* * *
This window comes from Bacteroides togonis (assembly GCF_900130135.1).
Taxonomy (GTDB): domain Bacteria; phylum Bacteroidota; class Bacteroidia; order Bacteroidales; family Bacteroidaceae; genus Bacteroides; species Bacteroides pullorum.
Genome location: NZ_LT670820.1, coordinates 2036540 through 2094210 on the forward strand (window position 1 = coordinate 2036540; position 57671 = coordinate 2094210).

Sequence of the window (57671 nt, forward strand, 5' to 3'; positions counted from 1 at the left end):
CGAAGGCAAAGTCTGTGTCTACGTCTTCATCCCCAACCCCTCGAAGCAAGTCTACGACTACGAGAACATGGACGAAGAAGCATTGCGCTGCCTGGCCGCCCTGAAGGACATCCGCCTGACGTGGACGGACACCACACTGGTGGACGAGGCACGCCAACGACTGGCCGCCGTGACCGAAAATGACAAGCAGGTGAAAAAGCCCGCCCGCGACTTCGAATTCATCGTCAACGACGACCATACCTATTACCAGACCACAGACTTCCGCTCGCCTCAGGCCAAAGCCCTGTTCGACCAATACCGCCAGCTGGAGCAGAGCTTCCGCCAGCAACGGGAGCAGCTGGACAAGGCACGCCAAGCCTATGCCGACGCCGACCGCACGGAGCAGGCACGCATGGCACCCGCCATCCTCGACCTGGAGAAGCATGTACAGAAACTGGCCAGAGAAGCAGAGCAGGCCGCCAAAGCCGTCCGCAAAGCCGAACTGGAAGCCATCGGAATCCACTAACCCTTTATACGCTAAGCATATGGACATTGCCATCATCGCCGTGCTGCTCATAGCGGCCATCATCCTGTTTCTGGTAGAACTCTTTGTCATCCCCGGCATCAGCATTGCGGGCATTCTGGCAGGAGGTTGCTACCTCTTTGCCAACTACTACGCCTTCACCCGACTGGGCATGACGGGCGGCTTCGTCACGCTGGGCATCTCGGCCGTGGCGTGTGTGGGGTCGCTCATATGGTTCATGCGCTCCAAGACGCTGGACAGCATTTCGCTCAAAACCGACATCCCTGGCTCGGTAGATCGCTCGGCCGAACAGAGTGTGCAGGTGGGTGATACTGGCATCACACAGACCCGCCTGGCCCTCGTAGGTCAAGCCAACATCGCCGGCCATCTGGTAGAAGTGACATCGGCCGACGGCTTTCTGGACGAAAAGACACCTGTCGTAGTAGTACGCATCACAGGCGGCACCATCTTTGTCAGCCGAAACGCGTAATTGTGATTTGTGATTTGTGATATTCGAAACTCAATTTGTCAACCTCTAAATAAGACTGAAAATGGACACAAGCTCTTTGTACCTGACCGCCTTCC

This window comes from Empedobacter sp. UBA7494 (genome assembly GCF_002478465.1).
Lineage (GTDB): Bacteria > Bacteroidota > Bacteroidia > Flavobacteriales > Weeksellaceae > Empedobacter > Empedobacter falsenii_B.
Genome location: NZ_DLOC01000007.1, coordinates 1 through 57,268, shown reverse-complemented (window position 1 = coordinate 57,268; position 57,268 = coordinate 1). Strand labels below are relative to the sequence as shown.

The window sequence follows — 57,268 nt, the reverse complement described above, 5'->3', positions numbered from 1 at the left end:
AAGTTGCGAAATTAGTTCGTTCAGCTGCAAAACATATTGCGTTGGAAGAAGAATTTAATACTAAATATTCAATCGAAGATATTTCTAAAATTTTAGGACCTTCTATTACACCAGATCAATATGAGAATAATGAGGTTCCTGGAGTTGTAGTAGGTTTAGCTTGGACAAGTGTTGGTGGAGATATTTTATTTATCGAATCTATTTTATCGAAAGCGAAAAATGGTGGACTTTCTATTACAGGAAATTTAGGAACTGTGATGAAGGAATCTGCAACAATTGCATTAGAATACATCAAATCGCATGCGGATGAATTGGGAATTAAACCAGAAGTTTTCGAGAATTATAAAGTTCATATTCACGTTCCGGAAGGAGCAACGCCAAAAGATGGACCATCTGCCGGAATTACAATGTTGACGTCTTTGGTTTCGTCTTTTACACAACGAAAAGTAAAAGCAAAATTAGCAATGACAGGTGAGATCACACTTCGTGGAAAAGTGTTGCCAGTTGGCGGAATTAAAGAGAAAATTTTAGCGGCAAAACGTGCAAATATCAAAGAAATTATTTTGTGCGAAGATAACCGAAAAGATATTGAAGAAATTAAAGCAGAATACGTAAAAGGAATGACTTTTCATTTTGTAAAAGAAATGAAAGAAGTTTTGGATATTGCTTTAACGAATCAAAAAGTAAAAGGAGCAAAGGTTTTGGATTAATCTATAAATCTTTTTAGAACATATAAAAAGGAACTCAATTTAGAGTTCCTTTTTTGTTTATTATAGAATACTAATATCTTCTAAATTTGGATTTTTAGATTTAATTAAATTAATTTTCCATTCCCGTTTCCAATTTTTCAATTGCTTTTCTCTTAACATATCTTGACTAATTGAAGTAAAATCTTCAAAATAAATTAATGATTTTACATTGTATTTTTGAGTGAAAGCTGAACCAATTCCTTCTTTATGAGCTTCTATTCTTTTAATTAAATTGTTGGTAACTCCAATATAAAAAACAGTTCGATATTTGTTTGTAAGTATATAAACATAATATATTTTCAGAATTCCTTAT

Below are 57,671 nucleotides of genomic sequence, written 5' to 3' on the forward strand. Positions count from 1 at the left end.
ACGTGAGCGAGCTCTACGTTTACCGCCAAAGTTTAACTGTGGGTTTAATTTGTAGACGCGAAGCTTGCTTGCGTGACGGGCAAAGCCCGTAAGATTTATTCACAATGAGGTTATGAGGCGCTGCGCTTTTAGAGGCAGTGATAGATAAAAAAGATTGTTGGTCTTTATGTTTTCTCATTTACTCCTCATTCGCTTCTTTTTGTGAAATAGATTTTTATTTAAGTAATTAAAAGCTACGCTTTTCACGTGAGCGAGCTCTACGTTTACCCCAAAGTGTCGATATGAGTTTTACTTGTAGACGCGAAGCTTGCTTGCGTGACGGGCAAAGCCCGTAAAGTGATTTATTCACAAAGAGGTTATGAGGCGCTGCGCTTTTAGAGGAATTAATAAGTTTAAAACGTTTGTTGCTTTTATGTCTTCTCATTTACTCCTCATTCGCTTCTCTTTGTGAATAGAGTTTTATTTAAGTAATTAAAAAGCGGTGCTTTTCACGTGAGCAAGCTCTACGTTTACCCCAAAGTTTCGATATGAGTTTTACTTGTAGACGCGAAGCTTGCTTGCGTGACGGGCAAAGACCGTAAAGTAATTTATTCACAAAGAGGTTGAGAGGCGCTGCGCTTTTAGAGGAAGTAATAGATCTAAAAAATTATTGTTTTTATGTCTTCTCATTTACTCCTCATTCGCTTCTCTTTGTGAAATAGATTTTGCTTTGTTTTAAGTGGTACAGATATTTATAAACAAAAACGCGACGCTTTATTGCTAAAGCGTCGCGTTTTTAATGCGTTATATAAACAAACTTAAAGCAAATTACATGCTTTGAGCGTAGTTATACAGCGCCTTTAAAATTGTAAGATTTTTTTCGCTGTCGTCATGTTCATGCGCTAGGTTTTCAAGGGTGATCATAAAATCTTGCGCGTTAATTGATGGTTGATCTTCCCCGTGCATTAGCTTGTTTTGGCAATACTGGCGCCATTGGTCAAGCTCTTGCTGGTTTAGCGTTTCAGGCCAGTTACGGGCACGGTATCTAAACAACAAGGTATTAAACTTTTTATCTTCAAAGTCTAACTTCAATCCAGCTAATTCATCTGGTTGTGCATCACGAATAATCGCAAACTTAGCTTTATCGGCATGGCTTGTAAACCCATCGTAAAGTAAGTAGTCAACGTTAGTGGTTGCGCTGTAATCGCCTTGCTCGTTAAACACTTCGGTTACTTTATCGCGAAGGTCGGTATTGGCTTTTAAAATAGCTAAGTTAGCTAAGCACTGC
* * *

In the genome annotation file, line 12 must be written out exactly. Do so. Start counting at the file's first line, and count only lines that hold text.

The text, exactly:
ACGTGAGCGAGCTCTACGTTTACCGCCAAAGTTTAACTGTGGGTTTAATTTGTAGACGCGAAGCTTGCTTGCGTGACGGGCAAAGCCCGTAAGATTTATTCACAATGAGGTTATGAGGCGCTGCGCTTTTAGAGGCAGTGATAGATAAAAAAGATTGTTGGTCTTTATGTTTTCTCATTTACTCCTCATTCGCTTCTTTTTGTGAAATAGATTTTTATTTAAGTAATTAAAAGCTACGCTTTTCACGTGAGCGAGCTCTACGTTTACCCCAAAGTGTCGATATGAGTTTTACTTGTAGACGCGAAGCTTGCTTGCGTGACGGGCAAAGCCCGTAAAGTGATTTATTCACAAAGAGGTTATGAGGCGCTGCGCTTTTAGAGGAATTAATAAGTTTAAAACGTTTGTTGCTTTTATGTCTTCTCATTTACTCCTCATTCGCTTCTCTTTGTGAATAGAGTTTTATTTAAGTAATTAAAAAGCGGTGCTTTTCACGTGAGCAAGCTCTACGTTTACCCCAAAGTTTCGATATGAGTTTTACTTGTAGACGCGAAGCTTGCTTGCGTGACGGGCAAAGACCGTAAAGTAATTTATTCACAAAGAGGTTGAGAGGCGCTGCGCTTTTAGAGGAAGTAATAGATCTAAAAAATTATTGTTTTTATGTCTTCTCATTTACTCCTCATTCGCTTCTCTTTGTGAAATAGATTTTGCTTTGTTTTAAGTGGTACAGATATTTATAAACAAAAACGCGACGCTTTATTGCTAAAGCGTCGCGTTTTTAATGCGTTATATAAACAAACTTAAAGCAAATTACATGCTTTGAGCGTAGTTATACAGCGCCTTTAAAATTGTAAGATTTTTTTCGCTGTCGTCATGTTCATGCGCTAGGTTTTCAAGGGTGATCATAAAATCTTGCGCGTTAATTGATGGTTGATCTTCCCCGTGCATTAGCTTGTTTTGGCAATACTGGCGCCATTGGTCAAGCTCTTGCTGGTTTAGCGTTTCAGGCCAGTTACGGGCACGGTATCTAAACAACAAGGTATTAAACTTTTTATCTTCAAAGTCTAACTTCAATCCAGCTAATTCATCTGGTTGTGCATCACGAATAATCGCAAACTTAGCTTTATCGGCATGGCTTGTAAACCCATCGTAAAGTAAGTAGTCAACGTTAGTGGTTGCGCTGTAATCGCCTTGCTCGTTAAACACTTCGGTTACTTTATCGCGAAGGTCGGTATTGGCTTTTAAAATAGCTAAGTTAGCTAAGCACTGC